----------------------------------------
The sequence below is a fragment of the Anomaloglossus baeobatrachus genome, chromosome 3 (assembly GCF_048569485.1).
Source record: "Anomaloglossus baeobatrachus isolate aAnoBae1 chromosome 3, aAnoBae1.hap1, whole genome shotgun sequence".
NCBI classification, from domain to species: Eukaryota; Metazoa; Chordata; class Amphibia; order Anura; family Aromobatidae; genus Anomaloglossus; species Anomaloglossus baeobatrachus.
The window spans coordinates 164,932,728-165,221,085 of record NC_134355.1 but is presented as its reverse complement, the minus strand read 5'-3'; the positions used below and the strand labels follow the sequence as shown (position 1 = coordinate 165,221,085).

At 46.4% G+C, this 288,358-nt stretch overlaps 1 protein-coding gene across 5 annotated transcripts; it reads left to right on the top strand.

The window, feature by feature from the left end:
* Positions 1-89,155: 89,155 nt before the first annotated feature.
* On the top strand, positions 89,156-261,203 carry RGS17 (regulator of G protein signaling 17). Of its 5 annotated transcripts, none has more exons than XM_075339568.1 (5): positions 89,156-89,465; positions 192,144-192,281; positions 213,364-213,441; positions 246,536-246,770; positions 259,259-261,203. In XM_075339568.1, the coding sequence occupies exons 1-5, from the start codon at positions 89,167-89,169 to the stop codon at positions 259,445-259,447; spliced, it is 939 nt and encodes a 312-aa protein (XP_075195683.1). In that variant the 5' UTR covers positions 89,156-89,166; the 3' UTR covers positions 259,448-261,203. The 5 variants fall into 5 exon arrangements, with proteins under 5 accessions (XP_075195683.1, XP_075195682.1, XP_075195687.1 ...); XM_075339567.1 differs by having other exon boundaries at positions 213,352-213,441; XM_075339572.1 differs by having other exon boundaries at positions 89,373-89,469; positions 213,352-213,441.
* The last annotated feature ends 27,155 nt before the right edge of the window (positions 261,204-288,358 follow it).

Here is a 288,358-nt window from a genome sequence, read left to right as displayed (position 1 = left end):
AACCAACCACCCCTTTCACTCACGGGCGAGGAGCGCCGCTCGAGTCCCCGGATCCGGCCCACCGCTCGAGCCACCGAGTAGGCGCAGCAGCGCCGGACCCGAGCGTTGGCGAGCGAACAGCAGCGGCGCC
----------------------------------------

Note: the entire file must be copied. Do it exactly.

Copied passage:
The sequence below is a fragment of the Anomaloglossus baeobatrachus genome, chromosome 3 (assembly GCF_048569485.1).
Source record: "Anomaloglossus baeobatrachus isolate aAnoBae1 chromosome 3, aAnoBae1.hap1, whole genome shotgun sequence".
NCBI classification, from domain to species: Eukaryota; Metazoa; Chordata; class Amphibia; order Anura; family Aromobatidae; genus Anomaloglossus; species Anomaloglossus baeobatrachus.
The window spans coordinates 164,932,728-165,221,085 of record NC_134355.1 but is presented as its reverse complement, the minus strand read 5'-3'; the positions used below and the strand labels follow the sequence as shown (position 1 = coordinate 165,221,085).

At 46.4% G+C, this 288,358-nt stretch overlaps 1 protein-coding gene across 5 annotated transcripts; it reads left to right on the top strand.

The window, feature by feature from the left end:
* Positions 1-89,155: 89,155 nt before the first annotated feature.
* On the top strand, positions 89,156-261,203 carry RGS17 (regulator of G protein signaling 17). Of its 5 annotated transcripts, none has more exons than XM_075339568.1 (5): positions 89,156-89,465; positions 192,144-192,281; positions 213,364-213,441; positions 246,536-246,770; positions 259,259-261,203. In XM_075339568.1, the coding sequence occupies exons 1-5, from the start codon at positions 89,167-89,169 to the stop codon at positions 259,445-259,447; spliced, it is 939 nt and encodes a 312-aa protein (XP_075195683.1). In that variant the 5' UTR covers positions 89,156-89,166; the 3' UTR covers positions 259,448-261,203. The 5 variants fall into 5 exon arrangements, with proteins under 5 accessions (XP_075195683.1, XP_075195682.1, XP_075195687.1 ...); XM_075339567.1 differs by having other exon boundaries at positions 213,352-213,441; XM_075339572.1 differs by having other exon boundaries at positions 89,373-89,469; positions 213,352-213,441.
* The last annotated feature ends 27,155 nt before the right edge of the window (positions 261,204-288,358 follow it).

Here is a 288,358-nt window from a genome sequence, read left to right as displayed (position 1 = left end):
AACCAACCACCCCTTTCACTCACGGGCGAGGAGCGCCGCTCGAGTCCCCGGATCCGGCCCACCGCTCGAGCCACCGAGTAGGCGCAGCAGCGCCGGACCCGAGCGTTGGCGAGCGAACAGCAGCGGCGCC